In Home Assistant 0.69 we introduced the foundation for a new authentication API. We're switching from a single hardcoded API password to a refresh/access token based authentication system (powered by OAuth2).
For Home Assistant 0.73, I've sprinted together with @awarecan to ensure that we have reached a minimum viable product of the auth system:
- Users can be managed via a built-in command line script.
- The frontend will ask for username and password to login
- If you opt-in for the new system, the API password will no longer work.
- To not force a hard break with the ecosystem around Home Assistant, a temporary legacy mode has been added to turn API password support back on. This will be removed in the future.
The system is not yet ready for mainstream consumption, we still need to add Hass.io support and a user interface to help guiding the user to create their first user account and to manage users. You can follow (and join!) the work to be done here.
If you're interested in trying it out, keep on reading.
This requires you to be running Home Assistant 0.73 beta or a later version.
First step will be to configure an auth provider. We are going to configure the built-in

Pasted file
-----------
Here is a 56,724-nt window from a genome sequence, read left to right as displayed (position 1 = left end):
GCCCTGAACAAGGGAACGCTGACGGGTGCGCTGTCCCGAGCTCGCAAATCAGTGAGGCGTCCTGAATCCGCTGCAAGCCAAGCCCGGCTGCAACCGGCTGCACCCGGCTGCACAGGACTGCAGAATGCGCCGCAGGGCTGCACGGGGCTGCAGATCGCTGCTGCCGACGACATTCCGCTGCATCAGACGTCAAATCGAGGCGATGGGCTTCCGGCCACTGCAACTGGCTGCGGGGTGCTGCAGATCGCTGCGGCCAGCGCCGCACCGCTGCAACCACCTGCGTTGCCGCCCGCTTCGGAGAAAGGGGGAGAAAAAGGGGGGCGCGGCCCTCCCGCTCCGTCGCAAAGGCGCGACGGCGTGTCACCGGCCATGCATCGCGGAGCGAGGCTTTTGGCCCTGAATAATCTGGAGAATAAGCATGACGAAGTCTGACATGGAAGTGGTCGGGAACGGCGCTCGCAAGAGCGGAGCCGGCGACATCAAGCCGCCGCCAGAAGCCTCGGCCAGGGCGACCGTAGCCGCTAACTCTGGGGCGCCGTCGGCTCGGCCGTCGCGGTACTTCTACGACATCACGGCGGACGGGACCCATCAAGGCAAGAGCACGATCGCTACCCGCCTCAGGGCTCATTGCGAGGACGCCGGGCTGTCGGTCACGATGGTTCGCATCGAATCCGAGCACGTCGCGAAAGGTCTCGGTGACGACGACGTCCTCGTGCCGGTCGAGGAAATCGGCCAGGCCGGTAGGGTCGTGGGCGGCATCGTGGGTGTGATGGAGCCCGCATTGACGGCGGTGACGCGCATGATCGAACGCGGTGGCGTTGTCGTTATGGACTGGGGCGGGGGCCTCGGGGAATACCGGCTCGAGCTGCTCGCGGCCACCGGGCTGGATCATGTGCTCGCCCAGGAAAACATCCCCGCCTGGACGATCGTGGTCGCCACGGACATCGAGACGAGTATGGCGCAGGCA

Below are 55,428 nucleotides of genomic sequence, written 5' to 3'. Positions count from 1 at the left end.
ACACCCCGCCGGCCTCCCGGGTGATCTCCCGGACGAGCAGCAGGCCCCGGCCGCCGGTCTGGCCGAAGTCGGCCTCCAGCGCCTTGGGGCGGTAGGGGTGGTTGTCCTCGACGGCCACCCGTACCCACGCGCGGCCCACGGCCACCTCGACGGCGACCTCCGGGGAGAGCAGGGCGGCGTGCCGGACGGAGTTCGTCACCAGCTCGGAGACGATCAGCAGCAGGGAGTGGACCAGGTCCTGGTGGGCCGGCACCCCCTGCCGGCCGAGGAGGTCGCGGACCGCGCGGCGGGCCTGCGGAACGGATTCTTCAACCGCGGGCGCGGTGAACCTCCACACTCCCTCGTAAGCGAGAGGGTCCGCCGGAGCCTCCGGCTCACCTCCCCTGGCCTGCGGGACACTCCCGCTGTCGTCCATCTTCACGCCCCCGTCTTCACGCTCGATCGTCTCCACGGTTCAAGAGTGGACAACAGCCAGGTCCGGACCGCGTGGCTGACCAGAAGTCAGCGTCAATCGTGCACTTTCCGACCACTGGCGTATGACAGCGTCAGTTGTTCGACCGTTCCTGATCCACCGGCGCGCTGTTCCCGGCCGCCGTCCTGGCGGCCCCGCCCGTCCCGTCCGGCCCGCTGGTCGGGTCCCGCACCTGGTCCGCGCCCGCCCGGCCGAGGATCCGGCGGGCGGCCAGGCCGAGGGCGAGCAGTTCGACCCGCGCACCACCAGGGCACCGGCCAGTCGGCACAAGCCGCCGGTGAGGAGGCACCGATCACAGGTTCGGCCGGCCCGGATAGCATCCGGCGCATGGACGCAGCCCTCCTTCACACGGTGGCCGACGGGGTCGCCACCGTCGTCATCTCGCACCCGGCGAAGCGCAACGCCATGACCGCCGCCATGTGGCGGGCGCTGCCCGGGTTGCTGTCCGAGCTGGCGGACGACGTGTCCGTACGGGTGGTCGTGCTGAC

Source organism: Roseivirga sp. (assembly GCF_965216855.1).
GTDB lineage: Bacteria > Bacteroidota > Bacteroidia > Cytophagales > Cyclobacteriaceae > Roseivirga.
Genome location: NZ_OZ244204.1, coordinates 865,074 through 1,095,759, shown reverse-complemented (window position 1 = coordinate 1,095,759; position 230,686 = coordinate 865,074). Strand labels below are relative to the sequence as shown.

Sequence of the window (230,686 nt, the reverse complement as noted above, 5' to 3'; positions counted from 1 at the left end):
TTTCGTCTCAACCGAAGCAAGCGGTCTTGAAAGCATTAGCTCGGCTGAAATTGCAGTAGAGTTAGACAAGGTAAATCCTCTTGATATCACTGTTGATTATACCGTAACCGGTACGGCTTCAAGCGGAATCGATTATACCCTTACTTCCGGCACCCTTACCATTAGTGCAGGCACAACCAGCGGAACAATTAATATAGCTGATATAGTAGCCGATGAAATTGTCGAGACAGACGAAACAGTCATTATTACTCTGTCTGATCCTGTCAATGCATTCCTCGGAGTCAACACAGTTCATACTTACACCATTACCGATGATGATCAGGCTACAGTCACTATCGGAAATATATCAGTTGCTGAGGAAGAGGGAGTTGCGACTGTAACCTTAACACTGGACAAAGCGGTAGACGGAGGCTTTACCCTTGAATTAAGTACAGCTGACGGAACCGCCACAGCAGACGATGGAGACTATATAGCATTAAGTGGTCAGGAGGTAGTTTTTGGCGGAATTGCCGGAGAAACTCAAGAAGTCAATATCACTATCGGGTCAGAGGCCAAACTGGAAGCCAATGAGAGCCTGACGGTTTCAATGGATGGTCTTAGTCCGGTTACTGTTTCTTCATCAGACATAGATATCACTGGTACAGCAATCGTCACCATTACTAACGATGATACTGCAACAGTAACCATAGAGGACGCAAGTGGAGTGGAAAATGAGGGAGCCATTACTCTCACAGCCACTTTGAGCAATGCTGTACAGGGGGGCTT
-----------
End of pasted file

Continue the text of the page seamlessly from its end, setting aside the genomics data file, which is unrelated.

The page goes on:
homeassistant auth provider. This provider will be the default one and stores users securely in the config directory.
This rest of the instructions are no longer necessary in Home Assistant 0.74 or later.
Next step is to create users. Open a terminal and navigate to your Home Assistant installation. The script for managing users is built into Home Assistant and can be invoked using
hass --script auth --config /path/to/config.
If you restart Home Assistant and navigate to the frontend, you'll be prompted with a new login screen. If you enabled both auth providers, you will first have to pick which auth provider to use for authentication.
Once logged in, the frontend will store the access and a refresh token. The access token expires every 30 minutes and whenever Home Assistant restarts. The fronend will automatically fetch a new access token using the stored refresh token. We're using the OAuth2 standard for this. More info in the docs.